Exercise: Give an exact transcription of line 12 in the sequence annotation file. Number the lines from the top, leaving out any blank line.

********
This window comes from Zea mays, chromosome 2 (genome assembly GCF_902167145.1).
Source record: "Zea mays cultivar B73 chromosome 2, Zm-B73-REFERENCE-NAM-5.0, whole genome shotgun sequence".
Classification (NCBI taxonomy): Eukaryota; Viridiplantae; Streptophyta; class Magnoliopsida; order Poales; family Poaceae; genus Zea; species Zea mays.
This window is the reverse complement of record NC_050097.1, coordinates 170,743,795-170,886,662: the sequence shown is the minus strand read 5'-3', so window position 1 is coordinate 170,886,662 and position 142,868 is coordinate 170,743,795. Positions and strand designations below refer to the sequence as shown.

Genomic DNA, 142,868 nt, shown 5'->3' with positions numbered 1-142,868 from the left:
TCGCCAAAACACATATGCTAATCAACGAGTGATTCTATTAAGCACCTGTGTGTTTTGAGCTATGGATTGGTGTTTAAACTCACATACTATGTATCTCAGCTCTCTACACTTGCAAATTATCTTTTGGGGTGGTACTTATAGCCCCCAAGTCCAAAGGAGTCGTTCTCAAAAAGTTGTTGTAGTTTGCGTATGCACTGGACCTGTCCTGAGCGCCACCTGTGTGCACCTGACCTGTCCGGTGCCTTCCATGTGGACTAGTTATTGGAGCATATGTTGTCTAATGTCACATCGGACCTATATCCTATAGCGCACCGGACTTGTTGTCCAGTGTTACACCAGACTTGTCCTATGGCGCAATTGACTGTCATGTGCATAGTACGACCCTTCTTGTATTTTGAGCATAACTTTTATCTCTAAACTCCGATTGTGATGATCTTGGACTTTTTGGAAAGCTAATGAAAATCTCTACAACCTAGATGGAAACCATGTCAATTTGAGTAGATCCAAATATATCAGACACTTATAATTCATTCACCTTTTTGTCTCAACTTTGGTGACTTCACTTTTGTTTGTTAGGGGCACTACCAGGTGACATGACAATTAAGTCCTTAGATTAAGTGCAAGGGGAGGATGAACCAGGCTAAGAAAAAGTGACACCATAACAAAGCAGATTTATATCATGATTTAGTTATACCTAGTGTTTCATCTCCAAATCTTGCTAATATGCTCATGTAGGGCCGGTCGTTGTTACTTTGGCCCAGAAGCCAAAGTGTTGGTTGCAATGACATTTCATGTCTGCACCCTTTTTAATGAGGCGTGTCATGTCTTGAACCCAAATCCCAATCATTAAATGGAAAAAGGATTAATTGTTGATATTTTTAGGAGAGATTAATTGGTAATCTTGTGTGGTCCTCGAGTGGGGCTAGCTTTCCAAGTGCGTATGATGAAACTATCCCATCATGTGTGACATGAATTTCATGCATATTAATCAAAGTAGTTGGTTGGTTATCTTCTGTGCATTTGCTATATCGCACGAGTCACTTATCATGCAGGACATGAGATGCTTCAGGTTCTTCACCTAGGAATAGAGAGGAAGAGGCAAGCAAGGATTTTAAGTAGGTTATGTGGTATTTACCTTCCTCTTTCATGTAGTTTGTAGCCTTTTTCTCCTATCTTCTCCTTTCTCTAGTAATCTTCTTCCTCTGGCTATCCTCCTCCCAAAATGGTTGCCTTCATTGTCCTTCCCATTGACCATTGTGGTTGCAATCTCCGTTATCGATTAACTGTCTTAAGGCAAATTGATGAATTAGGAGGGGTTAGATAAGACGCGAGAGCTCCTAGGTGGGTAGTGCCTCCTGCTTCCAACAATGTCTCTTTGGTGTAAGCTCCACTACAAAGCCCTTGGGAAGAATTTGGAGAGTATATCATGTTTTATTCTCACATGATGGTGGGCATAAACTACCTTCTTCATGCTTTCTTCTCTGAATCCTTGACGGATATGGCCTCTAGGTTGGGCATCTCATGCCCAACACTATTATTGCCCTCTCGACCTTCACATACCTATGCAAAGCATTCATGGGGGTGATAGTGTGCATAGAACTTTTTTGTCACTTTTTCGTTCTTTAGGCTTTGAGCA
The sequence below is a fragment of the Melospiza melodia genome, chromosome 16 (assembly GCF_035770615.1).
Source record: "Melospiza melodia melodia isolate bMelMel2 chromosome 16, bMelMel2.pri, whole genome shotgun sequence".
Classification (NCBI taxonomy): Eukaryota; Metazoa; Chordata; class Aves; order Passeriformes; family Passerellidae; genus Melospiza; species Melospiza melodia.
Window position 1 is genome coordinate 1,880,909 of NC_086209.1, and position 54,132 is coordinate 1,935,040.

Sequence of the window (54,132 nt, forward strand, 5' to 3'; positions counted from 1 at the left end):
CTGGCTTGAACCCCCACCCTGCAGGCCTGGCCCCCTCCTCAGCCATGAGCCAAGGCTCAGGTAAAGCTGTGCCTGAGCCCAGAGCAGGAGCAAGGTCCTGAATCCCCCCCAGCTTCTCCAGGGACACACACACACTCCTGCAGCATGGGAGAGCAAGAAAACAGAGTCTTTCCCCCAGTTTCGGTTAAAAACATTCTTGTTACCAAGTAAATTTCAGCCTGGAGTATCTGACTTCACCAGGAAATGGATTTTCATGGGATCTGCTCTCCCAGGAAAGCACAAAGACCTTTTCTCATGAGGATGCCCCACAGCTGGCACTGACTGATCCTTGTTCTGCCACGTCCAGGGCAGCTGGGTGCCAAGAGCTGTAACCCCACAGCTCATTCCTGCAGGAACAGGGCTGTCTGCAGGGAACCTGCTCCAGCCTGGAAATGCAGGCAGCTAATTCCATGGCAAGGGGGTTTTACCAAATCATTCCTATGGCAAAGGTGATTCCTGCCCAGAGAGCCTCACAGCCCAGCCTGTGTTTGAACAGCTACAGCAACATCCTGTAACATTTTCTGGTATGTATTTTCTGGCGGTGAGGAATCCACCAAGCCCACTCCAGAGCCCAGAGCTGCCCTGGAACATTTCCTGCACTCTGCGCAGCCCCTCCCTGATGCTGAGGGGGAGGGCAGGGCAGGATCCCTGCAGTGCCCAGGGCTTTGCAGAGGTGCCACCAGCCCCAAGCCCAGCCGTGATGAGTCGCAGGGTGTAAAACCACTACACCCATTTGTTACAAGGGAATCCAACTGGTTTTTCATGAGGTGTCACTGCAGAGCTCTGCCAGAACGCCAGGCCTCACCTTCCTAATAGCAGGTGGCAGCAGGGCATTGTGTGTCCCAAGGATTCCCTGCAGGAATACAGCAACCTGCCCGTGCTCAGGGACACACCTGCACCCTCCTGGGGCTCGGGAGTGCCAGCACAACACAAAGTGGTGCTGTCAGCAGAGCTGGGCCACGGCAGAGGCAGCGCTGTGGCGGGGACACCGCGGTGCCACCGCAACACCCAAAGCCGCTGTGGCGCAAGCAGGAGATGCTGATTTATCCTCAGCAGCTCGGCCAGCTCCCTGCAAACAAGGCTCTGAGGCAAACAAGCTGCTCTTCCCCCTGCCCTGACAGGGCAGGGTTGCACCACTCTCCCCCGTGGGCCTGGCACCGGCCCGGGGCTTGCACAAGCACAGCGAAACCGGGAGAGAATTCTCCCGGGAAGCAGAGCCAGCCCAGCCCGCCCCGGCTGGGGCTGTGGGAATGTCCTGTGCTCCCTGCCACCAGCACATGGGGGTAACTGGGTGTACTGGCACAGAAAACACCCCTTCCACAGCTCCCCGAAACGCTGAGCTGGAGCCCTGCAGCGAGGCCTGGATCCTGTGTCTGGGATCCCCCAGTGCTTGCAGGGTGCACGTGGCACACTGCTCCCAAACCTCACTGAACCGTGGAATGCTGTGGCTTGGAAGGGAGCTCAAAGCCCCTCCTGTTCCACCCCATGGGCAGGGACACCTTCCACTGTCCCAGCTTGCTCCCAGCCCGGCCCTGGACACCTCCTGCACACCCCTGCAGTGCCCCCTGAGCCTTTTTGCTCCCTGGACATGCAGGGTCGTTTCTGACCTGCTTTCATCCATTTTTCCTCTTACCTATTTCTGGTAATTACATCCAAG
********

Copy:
CTGGCTTGAACCCCCACCCTGCAGGCCTGGCCCCCTCCTCAGCCATGAGCCAAGGCTCAGGTAAAGCTGTGCCTGAGCCCAGAGCAGGAGCAAGGTCCTGAATCCCCCCCAGCTTCTCCAGGGACACACACACACTCCTGCAGCATGGGAGAGCAAGAAAACAGAGTCTTTCCCCCAGTTTCGGTTAAAAACATTCTTGTTACCAAGTAAATTTCAGCCTGGAGTATCTGACTTCACCAGGAAATGGATTTTCATGGGATCTGCTCTCCCAGGAAAGCACAAAGACCTTTTCTCATGAGGATGCCCCACAGCTGGCACTGACTGATCCTTGTTCTGCCACGTCCAGGGCAGCTGGGTGCCAAGAGCTGTAACCCCACAGCTCATTCCTGCAGGAACAGGGCTGTCTGCAGGGAACCTGCTCCAGCCTGGAAATGCAGGCAGCTAATTCCATGGCAAGGGGGTTTTACCAAATCATTCCTATGGCAAAGGTGATTCCTGCCCAGAGAGCCTCACAGCCCAGCCTGTGTTTGAACAGCTACAGCAACATCCTGTAACATTTTCTGGTATGTATTTTCTGGCGGTGAGGAATCCACCAAGCCCACTCCAGAGCCCAGAGCTGCCCTGGAACATTTCCTGCACTCTGCGCAGCCCCTCCCTGATGCTGAGGGGGAGGGCAGGGCAGGATCCCTGCAGTGCCCAGGGCTTTGCAGAGGTGCCACCAGCCCCAAGCCCAGCCGTGATGAGTCGCAGGGTGTAAAACCACTACACCCATTTGTTACAAGGGAATCCAACTGGTTTTTCATGAGGTGTCACTGCAGAGCTCTGCCAGAACGCCAGGCCTCACCTTCCTAATAGCAGGTGGCAGCAGGGCATTGTGTGTCCCAAGGATTCCCTGCAGGAATACAGCAACCTGCCCGTGCTCAGGGACACACCTGCACCCTCCTGGGGCTCGGGAGTGCCAGCACAACACAAAGTGGTGCTGTCAGCAGAGCTGGGCCACGGCAGAGGCAGCGCTGTGGCGGGGACACCGCGGTGCCACCGCAACACCCAAAGCCGCTGTGGCGCAAGCAGGAGATGCTGATTTATCCTCAGCAGCTCGGCCAGCTCCCTGCAAACAAGGCTCTGAGGCAAACAAGCTGCTCTTCCCCCTGCCCTGACAGGGCAGGGTTGCACCACTCTCCCCCGTGGGCCTGGCACCGGCCCGGGGCTTGCACAAGCACAGCGAAACCGGGAGAGAATTCTCCCGGGAAGCAGAGCCAGCCCAGCCCGCCCCGGCTGGGGCTGTGGGAATGTCCTGTGCTCCCTGCCACCAGCACATGGGGGTAACTGGGTGTACTGGCACAGAAAACACCCCTTCCACAGCTCCCCGAAACGCTGAGCTGGAGCCCTGCAGCGAGGCCTGGATCCTGTGTCTGGGATCCCCCAGTGCTTGCAGGGTGCACGTGGCACACTGCTCCCAAACCTCACTGAACCGTGGAATGCTGTGGCTTGGAAGGGAGCTCAAAGCCCCTCCTGTTCCACCCCATGGGCAGGGACACCTTCCACTGTCCCAGCTTGCTCCCAGCCCGGCCCTGGACACCTCCTGCACACCCCTGCAGTGCCCCCTGAGCCTTTTTGCTCCCTGGACATGCAGGGTCGTTTCTGACCTGCTTTCATCCATTTTTCCTCTTACCTATTTCTGGTAATTACATCCAAG